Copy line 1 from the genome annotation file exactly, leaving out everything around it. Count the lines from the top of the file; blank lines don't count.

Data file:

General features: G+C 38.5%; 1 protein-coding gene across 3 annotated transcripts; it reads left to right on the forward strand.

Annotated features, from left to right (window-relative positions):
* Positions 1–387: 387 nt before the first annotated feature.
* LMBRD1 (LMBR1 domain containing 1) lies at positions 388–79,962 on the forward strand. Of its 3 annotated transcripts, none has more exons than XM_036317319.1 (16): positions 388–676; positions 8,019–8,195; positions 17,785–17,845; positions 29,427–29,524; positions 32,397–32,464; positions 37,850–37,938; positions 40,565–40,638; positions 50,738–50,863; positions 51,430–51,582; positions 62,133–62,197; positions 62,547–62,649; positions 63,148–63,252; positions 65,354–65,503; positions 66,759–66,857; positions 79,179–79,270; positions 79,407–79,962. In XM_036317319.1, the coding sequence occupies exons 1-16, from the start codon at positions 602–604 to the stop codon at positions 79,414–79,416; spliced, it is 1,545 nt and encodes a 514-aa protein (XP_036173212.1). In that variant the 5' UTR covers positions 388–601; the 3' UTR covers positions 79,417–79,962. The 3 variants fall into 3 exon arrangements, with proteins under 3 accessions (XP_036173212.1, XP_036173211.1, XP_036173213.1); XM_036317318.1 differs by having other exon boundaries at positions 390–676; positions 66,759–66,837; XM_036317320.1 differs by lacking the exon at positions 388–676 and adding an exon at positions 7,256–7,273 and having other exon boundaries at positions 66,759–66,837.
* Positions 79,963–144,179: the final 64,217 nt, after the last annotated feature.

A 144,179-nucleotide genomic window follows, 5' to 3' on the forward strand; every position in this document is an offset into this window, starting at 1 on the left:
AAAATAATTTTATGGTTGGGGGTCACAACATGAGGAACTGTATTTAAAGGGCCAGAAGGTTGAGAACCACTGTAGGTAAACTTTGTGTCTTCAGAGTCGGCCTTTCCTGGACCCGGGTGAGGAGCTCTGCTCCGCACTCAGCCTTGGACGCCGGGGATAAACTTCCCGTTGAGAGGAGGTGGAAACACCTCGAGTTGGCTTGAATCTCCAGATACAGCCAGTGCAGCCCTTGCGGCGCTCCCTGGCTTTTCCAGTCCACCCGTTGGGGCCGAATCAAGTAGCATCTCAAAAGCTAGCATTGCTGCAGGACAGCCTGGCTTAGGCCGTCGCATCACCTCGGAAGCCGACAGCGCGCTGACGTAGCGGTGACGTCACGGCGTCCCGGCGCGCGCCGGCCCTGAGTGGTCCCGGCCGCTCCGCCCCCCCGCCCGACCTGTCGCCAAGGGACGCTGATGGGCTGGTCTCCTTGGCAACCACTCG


General features: G+C 38.5%; 1 protein-coding gene across 3 annotated transcripts; it reads left to right on the forward strand.